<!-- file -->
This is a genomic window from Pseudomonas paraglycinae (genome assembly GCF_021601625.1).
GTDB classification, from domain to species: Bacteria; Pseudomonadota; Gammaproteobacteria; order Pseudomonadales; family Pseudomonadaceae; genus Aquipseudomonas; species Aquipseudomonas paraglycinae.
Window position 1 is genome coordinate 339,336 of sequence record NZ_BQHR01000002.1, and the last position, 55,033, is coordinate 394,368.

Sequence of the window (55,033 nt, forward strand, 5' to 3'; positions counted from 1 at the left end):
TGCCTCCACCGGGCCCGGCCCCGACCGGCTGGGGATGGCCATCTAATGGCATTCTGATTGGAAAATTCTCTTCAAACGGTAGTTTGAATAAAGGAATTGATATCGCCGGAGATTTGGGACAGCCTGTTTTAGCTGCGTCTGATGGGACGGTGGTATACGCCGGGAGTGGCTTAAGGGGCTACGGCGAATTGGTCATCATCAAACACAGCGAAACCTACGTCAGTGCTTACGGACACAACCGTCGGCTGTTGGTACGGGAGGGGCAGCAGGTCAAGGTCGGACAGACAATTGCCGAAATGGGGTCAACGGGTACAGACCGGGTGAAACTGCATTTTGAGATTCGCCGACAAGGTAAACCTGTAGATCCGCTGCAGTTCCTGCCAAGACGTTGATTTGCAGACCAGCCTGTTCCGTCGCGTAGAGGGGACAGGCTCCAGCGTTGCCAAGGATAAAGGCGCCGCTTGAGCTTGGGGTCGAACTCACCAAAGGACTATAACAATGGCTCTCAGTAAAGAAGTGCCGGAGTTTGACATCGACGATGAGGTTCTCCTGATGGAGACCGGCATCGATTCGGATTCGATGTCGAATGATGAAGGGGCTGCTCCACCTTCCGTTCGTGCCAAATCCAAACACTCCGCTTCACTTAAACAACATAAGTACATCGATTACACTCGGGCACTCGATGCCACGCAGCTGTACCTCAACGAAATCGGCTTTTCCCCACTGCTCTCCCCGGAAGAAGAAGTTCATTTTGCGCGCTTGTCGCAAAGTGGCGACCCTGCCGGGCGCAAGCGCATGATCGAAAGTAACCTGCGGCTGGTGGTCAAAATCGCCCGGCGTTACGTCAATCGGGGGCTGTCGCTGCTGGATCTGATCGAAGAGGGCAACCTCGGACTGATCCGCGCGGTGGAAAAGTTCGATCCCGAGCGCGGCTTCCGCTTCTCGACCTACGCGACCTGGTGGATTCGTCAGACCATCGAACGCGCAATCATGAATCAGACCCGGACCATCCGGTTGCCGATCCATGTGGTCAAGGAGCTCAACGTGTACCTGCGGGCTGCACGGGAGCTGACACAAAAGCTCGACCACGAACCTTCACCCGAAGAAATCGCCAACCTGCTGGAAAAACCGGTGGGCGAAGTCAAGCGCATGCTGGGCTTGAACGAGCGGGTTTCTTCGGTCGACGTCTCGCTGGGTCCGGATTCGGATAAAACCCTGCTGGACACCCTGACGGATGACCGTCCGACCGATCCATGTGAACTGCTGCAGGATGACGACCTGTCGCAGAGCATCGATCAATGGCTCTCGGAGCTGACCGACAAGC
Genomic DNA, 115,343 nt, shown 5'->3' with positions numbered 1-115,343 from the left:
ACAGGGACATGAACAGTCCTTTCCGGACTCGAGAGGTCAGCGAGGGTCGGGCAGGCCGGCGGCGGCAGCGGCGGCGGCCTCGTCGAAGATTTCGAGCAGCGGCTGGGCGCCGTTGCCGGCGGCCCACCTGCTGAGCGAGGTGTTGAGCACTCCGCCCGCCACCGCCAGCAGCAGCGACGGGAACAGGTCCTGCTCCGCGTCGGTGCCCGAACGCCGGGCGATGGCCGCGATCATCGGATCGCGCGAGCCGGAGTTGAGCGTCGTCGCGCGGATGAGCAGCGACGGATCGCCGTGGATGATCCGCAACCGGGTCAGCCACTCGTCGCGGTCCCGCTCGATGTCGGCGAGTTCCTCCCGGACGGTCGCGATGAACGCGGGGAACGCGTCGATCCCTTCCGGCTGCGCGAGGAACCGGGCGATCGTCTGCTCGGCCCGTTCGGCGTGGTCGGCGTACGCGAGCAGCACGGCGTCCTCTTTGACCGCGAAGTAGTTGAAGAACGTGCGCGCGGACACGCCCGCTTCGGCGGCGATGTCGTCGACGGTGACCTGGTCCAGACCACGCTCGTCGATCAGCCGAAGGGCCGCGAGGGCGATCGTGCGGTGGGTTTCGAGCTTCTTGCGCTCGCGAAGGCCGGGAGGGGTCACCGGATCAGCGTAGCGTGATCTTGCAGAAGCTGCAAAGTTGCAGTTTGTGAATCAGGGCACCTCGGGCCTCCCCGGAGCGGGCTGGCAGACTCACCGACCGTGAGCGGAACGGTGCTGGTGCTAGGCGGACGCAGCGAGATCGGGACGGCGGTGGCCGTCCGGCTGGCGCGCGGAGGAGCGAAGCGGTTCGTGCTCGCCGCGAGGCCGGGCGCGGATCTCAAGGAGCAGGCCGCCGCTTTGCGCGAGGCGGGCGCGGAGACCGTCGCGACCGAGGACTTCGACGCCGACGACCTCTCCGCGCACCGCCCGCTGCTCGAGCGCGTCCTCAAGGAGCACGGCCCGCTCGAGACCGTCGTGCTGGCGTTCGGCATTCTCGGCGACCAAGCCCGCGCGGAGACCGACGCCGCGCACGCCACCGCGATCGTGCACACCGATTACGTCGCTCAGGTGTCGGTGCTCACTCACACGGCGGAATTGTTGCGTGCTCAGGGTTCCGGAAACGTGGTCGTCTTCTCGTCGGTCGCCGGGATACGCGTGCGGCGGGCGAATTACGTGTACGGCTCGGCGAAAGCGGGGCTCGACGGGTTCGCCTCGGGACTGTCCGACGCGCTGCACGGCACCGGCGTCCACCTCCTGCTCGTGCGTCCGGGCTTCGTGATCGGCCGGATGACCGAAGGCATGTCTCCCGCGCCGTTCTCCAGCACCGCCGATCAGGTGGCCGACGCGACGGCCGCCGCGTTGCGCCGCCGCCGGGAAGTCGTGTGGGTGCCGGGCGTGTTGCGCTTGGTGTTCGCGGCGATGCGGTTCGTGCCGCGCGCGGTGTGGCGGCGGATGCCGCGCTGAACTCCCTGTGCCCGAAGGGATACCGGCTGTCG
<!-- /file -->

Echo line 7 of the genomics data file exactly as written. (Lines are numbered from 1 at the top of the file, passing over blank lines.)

ACAGGGACATGAACAGTCCTTTCCGGACTCGAGAGGTCAGCGAGGGTCGGGCAGGCCGGCGGCGGCAGCGGCGGCGGCCTCGTCGAAGATTTCGAGCAGCGGCTGGGCGCCGTTGCCGGCGGCCCACCTGCTGAGCGAGGTGTTGAGCACTCCGCCCGCCACCGCCAGCAGCAGCGACGGGAACAGGTCCTGCTCCGCGTCGGTGCCCGAACGCCGGGCGATGGCCGCGATCATCGGATCGCGCGAGCCGGAGTTGAGCGTCGTCGCGCGGATGAGCAGCGACGGATCGCCGTGGATGATCCGCAACCGGGTCAGCCACTCGTCGCGGTCCCGCTCGATGTCGGCGAGTTCCTCCCGGACGGTCGCGATGAACGCGGGGAACGCGTCGATCCCTTCCGGCTGCGCGAGGAACCGGGCGATCGTCTGCTCGGCCCGTTCGGCGTGGTCGGCGTACGCGAGCAGCACGGCGTCCTCTTTGACCGCGAAGTAGTTGAAGAACGTGCGCGCGGACACGCCCGCTTCGGCGGCGATGTCGTCGACGGTGACCTGGTCCAGACCACGCTCGTCGATCAGCCGAAGGGCCGCGAGGGCGATCGTGCGGTGGGTTTCGAGCTTCTTGCGCTCGCGAAGGCCGGGAGGGGTCACCGGATCAGCGTAGCGTGATCTTGCAGAAGCTGCAAAGTTGCAGTTTGTGAATCAGGGCACCTCGGGCCTCCCCGGAGCGGGCTGGCAGACTCACCGACCGTGAGCGGAACGGTGCTGGTGCTAGGCGGACGCAGCGAGATCGGGACGGCGGTGGCCGTCCGGCTGGCGCGCGGAGGAGCGAAGCGGTTCGTGCTCGCCGCGAGGCCGGGCGCGGATCTCAAGGAGCAGGCCGCCGCTTTGCGCGAGGCGGGCGCGGAGACCGTCGCGACCGAGGACTTCGACGCCGACGACCTCTCCGCGCACCGCCCGCTGCTCGAGCGCGTCCTCAAGGAGCACGGCCCGCTCGAGACCGTCGTGCTGGCGTTCGGCATTCTCGGCGACCAAGCCCGCGCGGAGACCGACGCCGCGCACGCCACCGCGATCGTGCACACCGATTACGTCGCTCAGGTGTCGGTGCTCACTCACACGGCGGAATTGTTGCGTGCTCAGGGTTCCGGAAACGTGGTCGTCTTCTCGTCGGTCGCCGGGATACGCGTGCGGCGGGCGAATTACGTGTACGGCTCGGCGAAAGCGGGGCTCGACGGGTTCGCCTCGGGACTGTCCGACGCGCTGCACGGCACCGGCGTCCACCTCCTGCTCGTGCGTCCGGGCTTCGTGATCGGCCGGATGACCGAAGGCATGTCTCCCGCGCCGTTCTCCAGCACCGCCGATCAGGTGGCCGACGCGACGGCCGCCGCGTTGCGCCGCCGCCGGGAAGTCGTGTGGGTGCCGGGCGTGTTGCGCTTGGTGTTCGCGGCGATGCGGTTCGTGCCGCGCGCGGTGTGGCGGCGGATGCCGCGCTGAACTCCCTGTGCCCGAAGGGATACCGGCTGTCG